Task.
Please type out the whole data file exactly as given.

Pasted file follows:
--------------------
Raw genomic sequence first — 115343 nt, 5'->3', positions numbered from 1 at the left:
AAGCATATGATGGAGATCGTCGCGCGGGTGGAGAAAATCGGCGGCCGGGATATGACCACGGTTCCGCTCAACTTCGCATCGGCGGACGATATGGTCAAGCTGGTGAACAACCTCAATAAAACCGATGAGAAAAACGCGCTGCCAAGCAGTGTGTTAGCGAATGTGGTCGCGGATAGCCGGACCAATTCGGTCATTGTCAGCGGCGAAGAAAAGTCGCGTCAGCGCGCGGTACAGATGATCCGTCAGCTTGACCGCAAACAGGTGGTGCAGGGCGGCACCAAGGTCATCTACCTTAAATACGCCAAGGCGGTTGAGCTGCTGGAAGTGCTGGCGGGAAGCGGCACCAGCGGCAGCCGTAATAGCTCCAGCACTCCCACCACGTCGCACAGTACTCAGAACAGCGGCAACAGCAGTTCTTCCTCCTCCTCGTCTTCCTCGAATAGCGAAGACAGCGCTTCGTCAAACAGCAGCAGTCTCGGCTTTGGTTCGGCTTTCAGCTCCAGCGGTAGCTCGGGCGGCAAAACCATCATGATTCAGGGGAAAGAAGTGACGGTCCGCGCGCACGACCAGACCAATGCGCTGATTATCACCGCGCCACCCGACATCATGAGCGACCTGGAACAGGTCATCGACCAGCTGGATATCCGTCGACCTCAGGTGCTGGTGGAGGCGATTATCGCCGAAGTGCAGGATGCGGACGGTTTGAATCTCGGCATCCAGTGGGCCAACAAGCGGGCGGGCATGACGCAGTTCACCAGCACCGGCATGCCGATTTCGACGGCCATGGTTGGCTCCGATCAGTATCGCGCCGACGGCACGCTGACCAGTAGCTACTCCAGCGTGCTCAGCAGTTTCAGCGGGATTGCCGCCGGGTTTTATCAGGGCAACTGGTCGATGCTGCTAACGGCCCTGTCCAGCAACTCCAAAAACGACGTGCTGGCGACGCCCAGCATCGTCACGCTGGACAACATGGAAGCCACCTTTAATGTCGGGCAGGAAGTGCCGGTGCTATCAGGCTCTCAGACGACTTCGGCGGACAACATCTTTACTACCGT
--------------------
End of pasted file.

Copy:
Raw genomic sequence first — 115343 nt, 5'->3', positions numbered from 1 at the left:
AAGCATATGATGGAGATCGTCGCGCGGGTGGAGAAAATCGGCGGCCGGGATATGACCACGGTTCCGCTCAACTTCGCATCGGCGGACGATATGGTCAAGCTGGTGAACAACCTCAATAAAACCGATGAGAAAAACGCGCTGCCAAGCAGTGTGTTAGCGAATGTGGTCGCGGATAGCCGGACCAATTCGGTCATTGTCAGCGGCGAAGAAAAGTCGCGTCAGCGCGCGGTACAGATGATCCGTCAGCTTGACCGCAAACAGGTGGTGCAGGGCGGCACCAAGGTCATCTACCTTAAATACGCCAAGGCGGTTGAGCTGCTGGAAGTGCTGGCGGGAAGCGGCACCAGCGGCAGCCGTAATAGCTCCAGCACTCCCACCACGTCGCACAGTACTCAGAACAGCGGCAACAGCAGTTCTTCCTCCTCCTCGTCTTCCTCGAATAGCGAAGACAGCGCTTCGTCAAACAGCAGCAGTCTCGGCTTTGGTTCGGCTTTCAGCTCCAGCGGTAGCTCGGGCGGCAAAACCATCATGATTCAGGGGAAAGAAGTGACGGTCCGCGCGCACGACCAGACCAATGCGCTGATTATCACCGCGCCACCCGACATCATGAGCGACCTGGAACAGGTCATCGACCAGCTGGATATCCGTCGACCTCAGGTGCTGGTGGAGGCGATTATCGCCGAAGTGCAGGATGCGGACGGTTTGAATCTCGGCATCCAGTGGGCCAACAAGCGGGCGGGCATGACGCAGTTCACCAGCACCGGCATGCCGATTTCGACGGCCATGGTTGGCTCCGATCAGTATCGCGCCGACGGCACGCTGACCAGTAGCTACTCCAGCGTGCTCAGCAGTTTCAGCGGGATTGCCGCCGGGTTTTATCAGGGCAACTGGTCGATGCTGCTAACGGCCCTGTCCAGCAACTCCAAAAACGACGTGCTGGCGACGCCCAGCATCGTCACGCTGGACAACATGGAAGCCACCTTTAATGTCGGGCAGGAAGTGCCGGTGCTATCAGGCTCTCAGACGACTTCGGCGGACAACATCTTTACTACCGT